Oh, Demon Cat. No other member of the Chiswick tribe will get their own alphabetical entry in the survival guide bar Demon Cat. But Demon Cat is the only ‘person’ (yes, I know he’s a cat) to be identified – that cat photo on my homepage really is him (although admittedly, he doesn’t look very demonic there.) Plus, Breakfast Girl requested that I wrote about Demon Cat when she commented on an earlier blog post so here we are.
If there were three things you should know about my relationship with Demon Cat, this is it:
1) I most certainly did not agree with Slish and Wonder Boy that using the hoover behind Demon Cat was a good idea when it clearly scared the bejesus out of him. I trust that it still does.
2) The family did the annual summer pilgrimage to the States twice while I lived there, which meant I had full-reign (yes, I know) of the house while they were away. OK, well, not quite. Of course Demon Cat also stayed. I kept him alive with water and food (although he only eats solid cat grub. Crazy Yank told me the vet said: “That’s all he needs.” Demon Cat would eat outside my room and sound particularly demonic doing so. Crunch, crunch, crunch, was thankfully the sound of fish flavoured food and not the sound of human bones cracking.) Still, it was during these times when we were on our own that we bonded most. But not when each morning before work, I had to toss him out of the house all day until I came back (there are no cat flaps at the house.) He’d sleep in Wonder Boy’s top bunk bed and would not budge. I’d get some cuddly toy and nudge him. When that wouldn’t work, I’d have to make my own demonic sounds and clap to move him. These actions, combined with said nudging with a one foot tall dinosaur, usually did the trick.
3) Demon Cat was the last one to say goodbye to me when I left the house. The others were in the States and I moved out the day before Crazy Yank arrived back. I remember sitting with him on the doormat and talking to him. Telling him I was going and that I’ll miss him. He was in one of his rare moods where he seemed to enjoy human contact. He began to purr. And then I shed a tear or two as I opened the door and he darted out into the August sunshine.
I (think I) know what you’re all thinking. You can’t have C without Crazy Yank. Right? Wrong. Such is Crazy Yank’s all encompassing character that he can’t be restrained to a single alphabetical entry. His omnipotence and omniscience means that he’s always here. On this blog. Not that he’s God or a ghost that’s haunting me (I hope not, anyway.) But he could be Big Brother. (I jest or once again, I hope I’m joking.)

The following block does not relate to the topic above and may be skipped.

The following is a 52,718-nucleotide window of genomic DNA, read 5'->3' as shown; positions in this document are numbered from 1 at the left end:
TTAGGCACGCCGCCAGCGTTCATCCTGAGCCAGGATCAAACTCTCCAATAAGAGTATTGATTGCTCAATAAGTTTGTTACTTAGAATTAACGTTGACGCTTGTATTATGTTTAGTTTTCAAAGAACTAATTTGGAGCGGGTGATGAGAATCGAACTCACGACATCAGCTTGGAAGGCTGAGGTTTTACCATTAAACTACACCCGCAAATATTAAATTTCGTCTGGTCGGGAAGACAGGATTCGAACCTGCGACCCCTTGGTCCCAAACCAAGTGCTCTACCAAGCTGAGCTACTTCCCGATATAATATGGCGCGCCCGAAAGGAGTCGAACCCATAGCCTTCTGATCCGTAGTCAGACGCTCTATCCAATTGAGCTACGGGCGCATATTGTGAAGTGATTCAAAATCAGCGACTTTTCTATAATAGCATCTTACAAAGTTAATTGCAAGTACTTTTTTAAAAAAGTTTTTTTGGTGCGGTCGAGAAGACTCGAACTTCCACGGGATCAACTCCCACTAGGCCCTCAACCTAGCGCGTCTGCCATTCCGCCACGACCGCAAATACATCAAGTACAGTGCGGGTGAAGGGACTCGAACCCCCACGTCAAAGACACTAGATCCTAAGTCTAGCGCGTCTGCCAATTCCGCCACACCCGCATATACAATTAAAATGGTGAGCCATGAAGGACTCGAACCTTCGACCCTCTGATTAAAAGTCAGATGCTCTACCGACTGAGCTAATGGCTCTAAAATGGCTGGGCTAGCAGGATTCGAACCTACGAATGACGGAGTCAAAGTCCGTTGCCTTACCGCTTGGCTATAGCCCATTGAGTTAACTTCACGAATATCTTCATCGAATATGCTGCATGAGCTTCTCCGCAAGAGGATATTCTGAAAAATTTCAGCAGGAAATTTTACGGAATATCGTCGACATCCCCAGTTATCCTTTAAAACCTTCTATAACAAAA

No, instead, I’m going to talk about confidence. In terms of having confidence and being told things in confidence. To be honest, it’s more about the latter. And because of that, I could simply say no more because that would prove my lesson here that what a lodger is told must be always kept in confidence as, and when, it requires such discretion. As much as I found myself being consulted as rarely, or in fact as equally, as Demon Cat (sorry, Demon Cat but it’s true) about a lot of household choices, something I still feel most honoured, and also a little amused, about is that on more than one occasion, I was in the fortunate position of being a confidant for Crazy Yank, Wonder Boy and Slish. Sometimes this would happen simultaneously either about the same subject or something completely unrelated. What I found truly fascinating about this is that this often meant that, in terms of knowledge and what makes each individual tick, I was able to understand each person and the particular situations from a number of different angles and with a far greater understanding than any of the others did. I felt lucky being in such a position if not a little overloaded from time to time.
And having confidence? Well, when you’re lodging, confidence is of course important for integrating and building a rapport with the rest of the family to the best of your ability. It’s having the confidence to realise that you still have a life and that you’re not living with your friends because of bad timing, different budgets and contrasting preferences in terms of location. And finally, it’s quite frankly having the confidence to resist rising to the tiresome bait and/or forcing out a laugh when your twenty-something friends insinuate that you have a boyfriend nearly the same age as your father and have adopted two children (and not forgetting a demonic cat) for the umpteenth time.